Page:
Like every year, there are great gems that reveal themselves throughout the seasons. But for every Hell or High Water this year, it felt like there were infinitely longer stretches of meh, crap or nothing to accompany them.
I mean, July had just one good movie. How does this happen?! Honestly, the dry spell of 2016 was nearly enough to make me forget why I bother going to movies in the first place. But last month, in November, that finally changed.
I can now safely say that November was the month that has defined the year the most, in terms of both cinematic joy and what it had to say about the times we live in.
Doctor Strange was the first to cut through the lull. As someone who has been mostly down on Marvel films for the past two years, it was with great relief that I could say this was the movie to get things back on track.
There may have been some familiar story beats present, but Doctor Strange felt like the first sign in a long time that Marvel wasn’t on autopilot. The cast did an excellent job, the visuals were fresh and stunning, the score was a cut above most Marvel music, the story stood by itself nicely and several doors were opened for where the whole franchise can progress.
Then came Arrival. Director Dennis Villeneuve capped off a recent run of great movies with a return to cerebral sci-fi. The Amy Adams-starrer was one of those films that speaks volumes at just the right time in history. Besides just being visually majestic, the story axed the idea of malevolent invaders to prioritize the value of communication and what humanity can gain from it. It wasn’t preachy, boring or simple, and that’s not an easy trifecta to achieve, much less knock out of the park. Finger crossed for this one to get some much-deserved awards attention.
Fantastic Beasts and Where to Find Them showed us the world of Harry Potter is alive and well, even without its main character. J. K. Rowling brought forth a new era of the wizarding world in 1920s America that still felt timely and interesting. Through the eyes of a group of fun new characters like Newt Scamander, we’re treated to a different immediate dilemma (the escape of several magical creatures in New York City) that still manages to touch on the relevant social issues of repression, fear and acceptance one finds in Rowling’s Potter works.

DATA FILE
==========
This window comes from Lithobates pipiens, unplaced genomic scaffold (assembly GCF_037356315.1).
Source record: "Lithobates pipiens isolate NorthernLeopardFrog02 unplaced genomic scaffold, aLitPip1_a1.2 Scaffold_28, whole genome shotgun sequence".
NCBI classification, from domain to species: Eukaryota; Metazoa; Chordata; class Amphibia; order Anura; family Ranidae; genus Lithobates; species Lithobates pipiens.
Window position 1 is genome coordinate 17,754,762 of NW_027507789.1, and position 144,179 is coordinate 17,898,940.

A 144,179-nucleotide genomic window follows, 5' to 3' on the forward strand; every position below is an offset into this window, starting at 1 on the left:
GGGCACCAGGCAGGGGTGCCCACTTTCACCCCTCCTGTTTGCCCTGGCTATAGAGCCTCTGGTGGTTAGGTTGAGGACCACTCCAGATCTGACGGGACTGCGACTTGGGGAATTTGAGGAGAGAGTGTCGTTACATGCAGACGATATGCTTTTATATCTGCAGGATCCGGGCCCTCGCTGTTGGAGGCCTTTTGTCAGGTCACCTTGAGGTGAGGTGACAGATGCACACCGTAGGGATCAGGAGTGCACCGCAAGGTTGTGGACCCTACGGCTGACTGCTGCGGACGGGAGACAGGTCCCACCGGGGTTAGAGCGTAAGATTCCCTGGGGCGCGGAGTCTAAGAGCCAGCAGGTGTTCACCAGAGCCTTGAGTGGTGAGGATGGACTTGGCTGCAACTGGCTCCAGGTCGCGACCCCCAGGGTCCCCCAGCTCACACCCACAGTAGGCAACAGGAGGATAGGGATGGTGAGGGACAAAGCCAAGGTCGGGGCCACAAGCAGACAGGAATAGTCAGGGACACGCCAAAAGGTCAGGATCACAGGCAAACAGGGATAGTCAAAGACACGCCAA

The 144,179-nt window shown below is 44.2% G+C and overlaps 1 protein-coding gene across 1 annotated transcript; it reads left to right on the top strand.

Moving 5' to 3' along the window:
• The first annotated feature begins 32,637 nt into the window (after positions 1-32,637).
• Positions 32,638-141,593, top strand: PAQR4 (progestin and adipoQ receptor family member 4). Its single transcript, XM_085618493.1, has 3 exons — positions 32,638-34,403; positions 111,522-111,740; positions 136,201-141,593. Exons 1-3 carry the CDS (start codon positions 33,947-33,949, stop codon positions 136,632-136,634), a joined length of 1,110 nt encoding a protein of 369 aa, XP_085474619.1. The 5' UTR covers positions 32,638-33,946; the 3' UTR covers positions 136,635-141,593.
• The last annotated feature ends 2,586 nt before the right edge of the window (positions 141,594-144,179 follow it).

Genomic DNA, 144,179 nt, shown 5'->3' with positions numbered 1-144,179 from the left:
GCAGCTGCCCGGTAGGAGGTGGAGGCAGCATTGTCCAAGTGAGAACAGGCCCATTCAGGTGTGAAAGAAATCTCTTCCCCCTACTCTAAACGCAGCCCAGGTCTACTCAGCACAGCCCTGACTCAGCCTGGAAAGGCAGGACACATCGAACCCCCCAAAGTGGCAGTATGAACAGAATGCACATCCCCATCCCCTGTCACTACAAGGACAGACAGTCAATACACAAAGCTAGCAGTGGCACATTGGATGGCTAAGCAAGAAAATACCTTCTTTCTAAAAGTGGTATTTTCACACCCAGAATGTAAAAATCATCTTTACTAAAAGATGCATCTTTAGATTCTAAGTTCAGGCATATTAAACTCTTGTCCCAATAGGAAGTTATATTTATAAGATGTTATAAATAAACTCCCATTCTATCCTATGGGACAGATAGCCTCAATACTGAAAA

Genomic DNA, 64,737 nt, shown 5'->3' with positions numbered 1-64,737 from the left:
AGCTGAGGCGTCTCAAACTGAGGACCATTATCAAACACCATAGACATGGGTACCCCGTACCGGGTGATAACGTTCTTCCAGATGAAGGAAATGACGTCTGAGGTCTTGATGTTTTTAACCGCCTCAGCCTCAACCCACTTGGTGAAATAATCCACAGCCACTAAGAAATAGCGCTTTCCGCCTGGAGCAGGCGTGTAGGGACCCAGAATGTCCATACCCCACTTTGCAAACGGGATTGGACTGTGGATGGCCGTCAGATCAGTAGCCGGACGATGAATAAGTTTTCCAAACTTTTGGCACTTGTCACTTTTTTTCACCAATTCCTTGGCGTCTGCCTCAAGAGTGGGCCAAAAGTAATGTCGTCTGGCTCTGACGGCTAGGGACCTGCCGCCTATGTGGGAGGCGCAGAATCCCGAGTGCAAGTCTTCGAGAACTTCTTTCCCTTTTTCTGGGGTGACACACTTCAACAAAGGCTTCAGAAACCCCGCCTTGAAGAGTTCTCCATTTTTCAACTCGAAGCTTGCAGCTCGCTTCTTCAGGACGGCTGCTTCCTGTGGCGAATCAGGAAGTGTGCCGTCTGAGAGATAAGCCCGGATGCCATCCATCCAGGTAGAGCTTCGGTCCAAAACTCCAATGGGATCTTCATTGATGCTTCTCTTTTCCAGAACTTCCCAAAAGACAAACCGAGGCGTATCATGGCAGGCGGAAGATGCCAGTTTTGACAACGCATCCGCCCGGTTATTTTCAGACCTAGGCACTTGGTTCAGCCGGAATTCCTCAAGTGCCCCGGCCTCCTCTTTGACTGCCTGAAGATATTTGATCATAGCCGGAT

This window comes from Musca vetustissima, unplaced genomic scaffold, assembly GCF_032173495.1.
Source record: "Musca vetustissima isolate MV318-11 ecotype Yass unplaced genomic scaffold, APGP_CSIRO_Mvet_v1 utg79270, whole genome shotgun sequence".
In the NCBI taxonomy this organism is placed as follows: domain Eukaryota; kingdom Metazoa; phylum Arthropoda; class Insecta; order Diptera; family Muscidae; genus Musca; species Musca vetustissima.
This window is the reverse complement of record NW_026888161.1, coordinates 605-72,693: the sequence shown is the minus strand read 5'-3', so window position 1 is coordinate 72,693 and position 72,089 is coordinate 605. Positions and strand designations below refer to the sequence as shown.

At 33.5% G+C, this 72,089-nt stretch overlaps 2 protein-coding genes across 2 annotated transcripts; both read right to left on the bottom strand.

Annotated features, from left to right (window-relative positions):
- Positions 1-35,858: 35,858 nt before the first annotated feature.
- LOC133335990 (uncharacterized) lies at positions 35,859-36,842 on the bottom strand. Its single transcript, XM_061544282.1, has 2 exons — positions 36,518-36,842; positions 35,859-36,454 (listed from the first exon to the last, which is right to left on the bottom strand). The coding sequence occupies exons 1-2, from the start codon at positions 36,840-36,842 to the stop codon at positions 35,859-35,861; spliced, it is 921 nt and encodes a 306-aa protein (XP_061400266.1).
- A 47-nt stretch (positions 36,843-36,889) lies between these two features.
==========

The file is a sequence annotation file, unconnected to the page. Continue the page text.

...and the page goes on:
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Not only does the film leave doors open for future sequels (a whopping four, to be exact), it achieved the oft-ignored step of making sure the characters and story were good enough to want to revisit and expand upon. These days, that’s real magic.
Speaking of real characters with heart, let’s talk about Edge of Seventeen. I know many of you probably skipped out on it in theaters but I’m confident that once it hits home video and streaming you’ll realize what you’re missing.
Here we have a comedy about those awkward teenage years that values authenticity as much as it does snarky quips. An indie flick that doesn’t fall headlong into the indie cliches. It’s a film that uses its smarts and great performances to hit at emotional truth, and gosh does it feel special to watch.
If anything, Edge of Seventeen shows there’s a promising future for independent cinema beyond gorgeous shots and long, sullen silences. Do yourself a favor and track this one down post-haste.
These four films were enough to make November the leader of the pack for 2016 but it was the inclusion of Moana that made it the star on top of the holiday tree.
After years of good attempts, Disney delivered an animated musical feature that can proudly meet the high standard set by its ’90s renaissance.
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Gorgeous is a pretty simplistic way to describe Moana. Little Mermaid directors Ron Clements and John Musker bring the world of the Polynesian islands to vivid life with breathtaking visuals, strong mythology, well-rounded characters and amazing music by Lin-Manuel Miranda, Opetaia Foa’i and Mark Mancina.
Listening to “We Know the Way” in theaters is an early showstopper that leaves no question that we’ve tapped back into that old Disney magic we’ve been missing. At the same time, it feels like the studio is putting more of its more old-fashioned courtship elements behind it to explore new stories that, if they’re anything like Moana, can still be amazing cinematic experiences.
December looks to have a few dramatic heavyweights as awards season gears up and family holiday bait, not to mention the massive release of the latest entry of our favorite celestial conflict, but I don’t see how even this group can top the perfect gift that was November.
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